The specs I have been given by national broadcast networks differ from what you suggest. And are exactly what Steve House has posted.

Digital for 0VU tone to be set to -20dBFS
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Old October 31st, 2007, 09:19 AM   #9
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The specs I have been given by national broadcast networks differ from what you suggest. And are exactly what Steve House has posted.

Digital for 0VU tone to be set to -20dBFS
I might add, conventional analog broadcast and VHS tape has about 8db headroom. So setting peak limiting to -12 dBFS in your NLE might be a bit safer than the -10 dBFS I originally suggested. Also adding, "-20dBFS" holds true when reference level 0VU corresponds to an actual signal level of +4dBu.
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Old October 31st, 2007, 09:50 AM   #10
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The specs I have been given by national broadcast networks differ from what you suggest. And are exactly what Steve House has posted.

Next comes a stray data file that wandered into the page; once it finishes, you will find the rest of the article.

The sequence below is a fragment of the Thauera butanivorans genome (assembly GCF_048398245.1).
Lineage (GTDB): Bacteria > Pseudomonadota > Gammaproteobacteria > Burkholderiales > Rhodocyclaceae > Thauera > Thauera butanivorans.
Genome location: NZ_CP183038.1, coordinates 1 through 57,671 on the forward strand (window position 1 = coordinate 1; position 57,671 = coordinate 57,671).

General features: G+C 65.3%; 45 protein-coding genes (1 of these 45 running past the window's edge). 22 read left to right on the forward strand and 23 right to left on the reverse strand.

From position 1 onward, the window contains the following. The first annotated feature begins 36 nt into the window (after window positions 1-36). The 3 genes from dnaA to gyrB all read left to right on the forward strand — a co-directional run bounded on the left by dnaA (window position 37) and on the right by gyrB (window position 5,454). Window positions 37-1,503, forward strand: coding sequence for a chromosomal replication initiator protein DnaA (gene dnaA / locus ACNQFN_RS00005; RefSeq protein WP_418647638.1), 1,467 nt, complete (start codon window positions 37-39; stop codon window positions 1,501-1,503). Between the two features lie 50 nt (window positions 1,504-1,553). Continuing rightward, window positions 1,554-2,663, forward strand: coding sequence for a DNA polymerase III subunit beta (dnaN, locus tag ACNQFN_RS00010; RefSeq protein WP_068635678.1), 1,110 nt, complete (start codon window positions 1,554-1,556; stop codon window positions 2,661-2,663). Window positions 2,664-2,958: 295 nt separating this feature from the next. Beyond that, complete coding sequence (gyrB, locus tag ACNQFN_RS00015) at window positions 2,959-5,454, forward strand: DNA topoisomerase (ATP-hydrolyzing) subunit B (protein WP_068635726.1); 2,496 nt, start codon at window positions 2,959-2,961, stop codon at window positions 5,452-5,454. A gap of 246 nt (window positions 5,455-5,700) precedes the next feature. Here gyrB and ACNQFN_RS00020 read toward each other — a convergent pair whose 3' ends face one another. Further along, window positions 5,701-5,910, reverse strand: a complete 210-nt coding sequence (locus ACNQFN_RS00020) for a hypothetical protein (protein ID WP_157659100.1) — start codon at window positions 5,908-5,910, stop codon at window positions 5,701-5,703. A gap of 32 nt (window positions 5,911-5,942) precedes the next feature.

Digital for 0VU tone to be set to -20dBFS
well the problem is there is no real standard in digital audio. I once went thru 4 sets of specs before finally having a conferance call with a head engineer and two other guys before getting the real specs because none of them new. national network BTW. conversation was over in 2 minutes, but before I got to there everytime I requested specs, I got analog ones. the best one I got was for 1" and reference to how the SC wasn't allowed to vary by more then such and such. Another they replaced BetaSP with HDcam which was just as funny, I think ;\